*3 The Supreme Court's analysis of the legal incidence issue is relatively brief. Id. at 682-83 (Section II.A of the majority opinion). Looking to the Kansas fuel tax statute as written and applied, the Supreme Court found the following factors dispositive: (1) Kansas law makes clear that distributors are liable to pay the tax; (2) distributors were entitled to pass the tax on to downstream purchasers, but were not required to do so; and (3) the Kansas Department of Revenue concluded that the legal incidence of the tax falls on distributors. Id. The Supreme Court also took note that the Tribe had previously failed to dispute this issue, citing the original district court order, which stated that the district court placed the legal incidence on distributors because “ ‘[i]t is undisputed that the legal incidence of the tax is directed off-reservation at the fuel distributors.” ’ Id. at 681-682 (quoting 241 F.Supp.2d 1295, 1311 (2003)) (emphasis added). Given the brevity of the analysis of the legal incidence issue in Prairie Band, it appears the issue was not seriously disputed in the Supreme Court as well.


Unfortunately, the State confuses the legal incidence portion of the Supreme Court's opinion with the other, more closely contested issues (i.e., whether the tax transaction occurred off-reservation and whether an off-reservation transaction forecloses a preemption claim), which were not present in this case. FN2 For example, the State first suggests that “[u]nder the Supreme Court's analysis in Potawatomi, the inquiry into who bears the legal incidence of the tax begins with a determination of what is the ‘taxable event.” ’ State's Br. at 4. The State is incorrect. The Supreme Court undertook the “taxable event” analysis only after determining that distributors bear the legal incidence of the Kansas fuel tax. Prairie Band, 126 S.Ct. at 683-86 (Section II.B of the majority opinion). Thus, the State's discussion of, and reliance on, the “taxable event” being the removal of the fuel from a supplier's terminal rack in Washington State is misplaced.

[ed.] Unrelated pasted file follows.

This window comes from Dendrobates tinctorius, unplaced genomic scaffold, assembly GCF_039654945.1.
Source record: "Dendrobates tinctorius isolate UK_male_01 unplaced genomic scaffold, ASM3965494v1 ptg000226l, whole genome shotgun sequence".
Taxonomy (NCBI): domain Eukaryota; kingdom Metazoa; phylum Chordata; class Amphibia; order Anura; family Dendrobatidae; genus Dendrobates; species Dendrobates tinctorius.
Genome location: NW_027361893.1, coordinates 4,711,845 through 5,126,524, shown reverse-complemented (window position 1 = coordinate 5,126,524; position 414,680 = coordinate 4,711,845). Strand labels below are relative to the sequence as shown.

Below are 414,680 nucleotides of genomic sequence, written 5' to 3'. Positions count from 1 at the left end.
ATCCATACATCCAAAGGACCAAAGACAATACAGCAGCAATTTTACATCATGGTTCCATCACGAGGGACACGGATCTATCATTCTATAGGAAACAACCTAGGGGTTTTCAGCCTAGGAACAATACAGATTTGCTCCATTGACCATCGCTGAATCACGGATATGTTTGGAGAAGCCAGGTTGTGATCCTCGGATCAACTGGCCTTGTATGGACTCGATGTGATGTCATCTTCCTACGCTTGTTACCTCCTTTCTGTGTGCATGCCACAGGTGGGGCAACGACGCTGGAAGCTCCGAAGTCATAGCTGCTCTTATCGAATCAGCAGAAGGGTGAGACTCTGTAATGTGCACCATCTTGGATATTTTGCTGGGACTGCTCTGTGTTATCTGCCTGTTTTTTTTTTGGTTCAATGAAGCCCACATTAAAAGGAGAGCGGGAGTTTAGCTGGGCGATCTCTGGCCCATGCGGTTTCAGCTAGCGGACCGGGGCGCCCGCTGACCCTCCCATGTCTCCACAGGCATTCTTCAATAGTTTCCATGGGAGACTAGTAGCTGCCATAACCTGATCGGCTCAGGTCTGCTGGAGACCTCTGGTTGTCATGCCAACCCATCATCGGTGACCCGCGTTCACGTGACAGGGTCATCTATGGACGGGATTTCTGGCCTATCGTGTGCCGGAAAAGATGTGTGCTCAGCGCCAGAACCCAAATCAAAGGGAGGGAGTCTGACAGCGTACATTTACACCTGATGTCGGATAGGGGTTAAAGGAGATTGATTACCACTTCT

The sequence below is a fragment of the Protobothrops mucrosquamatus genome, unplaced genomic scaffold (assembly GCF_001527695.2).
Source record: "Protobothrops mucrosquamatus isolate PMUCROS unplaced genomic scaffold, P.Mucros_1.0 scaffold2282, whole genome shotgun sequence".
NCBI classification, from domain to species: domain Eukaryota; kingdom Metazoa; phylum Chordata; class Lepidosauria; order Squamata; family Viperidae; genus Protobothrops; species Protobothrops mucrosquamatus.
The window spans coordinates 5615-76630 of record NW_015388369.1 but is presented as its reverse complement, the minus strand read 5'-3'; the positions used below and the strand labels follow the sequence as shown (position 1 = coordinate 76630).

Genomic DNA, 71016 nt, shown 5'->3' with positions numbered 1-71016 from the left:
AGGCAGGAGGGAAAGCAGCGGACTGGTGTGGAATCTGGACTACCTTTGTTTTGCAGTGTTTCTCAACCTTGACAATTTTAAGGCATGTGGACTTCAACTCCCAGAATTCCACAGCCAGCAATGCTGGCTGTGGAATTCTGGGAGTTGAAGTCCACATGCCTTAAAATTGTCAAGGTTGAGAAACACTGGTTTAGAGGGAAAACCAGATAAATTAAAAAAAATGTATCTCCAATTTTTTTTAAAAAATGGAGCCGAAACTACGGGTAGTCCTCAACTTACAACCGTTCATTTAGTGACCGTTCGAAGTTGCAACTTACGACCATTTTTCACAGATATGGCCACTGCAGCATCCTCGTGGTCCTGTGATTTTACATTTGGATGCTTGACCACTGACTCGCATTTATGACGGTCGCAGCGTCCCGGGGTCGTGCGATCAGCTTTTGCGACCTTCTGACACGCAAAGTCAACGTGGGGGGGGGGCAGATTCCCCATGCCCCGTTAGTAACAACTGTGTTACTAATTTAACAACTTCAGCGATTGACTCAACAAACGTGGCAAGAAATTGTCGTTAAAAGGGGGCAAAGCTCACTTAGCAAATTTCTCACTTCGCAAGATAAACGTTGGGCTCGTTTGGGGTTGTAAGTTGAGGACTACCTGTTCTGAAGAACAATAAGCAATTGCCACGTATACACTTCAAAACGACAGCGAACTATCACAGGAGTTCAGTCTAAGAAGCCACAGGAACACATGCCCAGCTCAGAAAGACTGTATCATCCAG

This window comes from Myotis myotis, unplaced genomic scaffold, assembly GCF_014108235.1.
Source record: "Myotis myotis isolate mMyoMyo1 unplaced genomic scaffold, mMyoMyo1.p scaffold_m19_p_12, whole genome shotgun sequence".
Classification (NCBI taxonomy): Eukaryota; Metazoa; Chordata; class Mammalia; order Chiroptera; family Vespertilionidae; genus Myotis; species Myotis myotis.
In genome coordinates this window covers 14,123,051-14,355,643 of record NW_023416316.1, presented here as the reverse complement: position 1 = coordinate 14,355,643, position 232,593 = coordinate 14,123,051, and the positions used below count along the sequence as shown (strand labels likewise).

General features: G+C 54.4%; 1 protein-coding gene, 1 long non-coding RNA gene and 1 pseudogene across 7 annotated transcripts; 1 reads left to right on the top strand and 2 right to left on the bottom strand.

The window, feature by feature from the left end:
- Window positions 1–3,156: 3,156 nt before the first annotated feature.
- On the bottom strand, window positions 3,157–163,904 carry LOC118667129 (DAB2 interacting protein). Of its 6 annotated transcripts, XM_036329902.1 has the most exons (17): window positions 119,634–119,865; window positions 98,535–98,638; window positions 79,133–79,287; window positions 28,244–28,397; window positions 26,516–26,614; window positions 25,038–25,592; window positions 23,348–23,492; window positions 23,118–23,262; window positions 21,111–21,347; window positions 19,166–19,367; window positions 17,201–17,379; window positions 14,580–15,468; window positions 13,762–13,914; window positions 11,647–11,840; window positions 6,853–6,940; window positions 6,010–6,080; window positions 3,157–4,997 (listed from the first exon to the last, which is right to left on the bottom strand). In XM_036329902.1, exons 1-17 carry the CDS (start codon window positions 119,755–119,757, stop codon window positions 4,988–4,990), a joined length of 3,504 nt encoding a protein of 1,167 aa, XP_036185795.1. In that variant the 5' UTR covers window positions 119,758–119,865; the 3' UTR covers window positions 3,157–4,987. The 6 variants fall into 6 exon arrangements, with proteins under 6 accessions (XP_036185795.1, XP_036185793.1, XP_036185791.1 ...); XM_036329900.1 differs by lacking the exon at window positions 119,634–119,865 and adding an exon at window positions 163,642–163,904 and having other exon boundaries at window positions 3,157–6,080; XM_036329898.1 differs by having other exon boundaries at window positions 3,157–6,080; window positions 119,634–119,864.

FN2. In fact, none of the State's arguments are related to the central issue before the Prairie Band Court and, as discussed below, several of the arguments have no relationship to the Supreme Court's analysis in that case.


The State also contends that the Supreme Court rejected looking to the availability of refunds or deductions as a factor in the legal incidence analysis. State's Br. at 11. This reasoning also stems from the State's confusion as to the issues before the Prairie Band Court. In Section II.B of Prairie Band, the Supreme Court concluded that the availability of certain deductions for distributors did not shift the taxable event on-reservation. See 126 S.Ct. at 685. The Prairie Band Court's discussion of tax deductions was separate from, and irrelevant to, the legal incidence analysis. Thus, the references to tax deductions in Prairie Band were clearly not directed at overruling the earlier analysis in Chickasaw Nation, where the Supreme Court specifically held that the availability of refunds indicates that an entity may be a mere transmittal agent of a tax. See 515 U.S. at 461-62.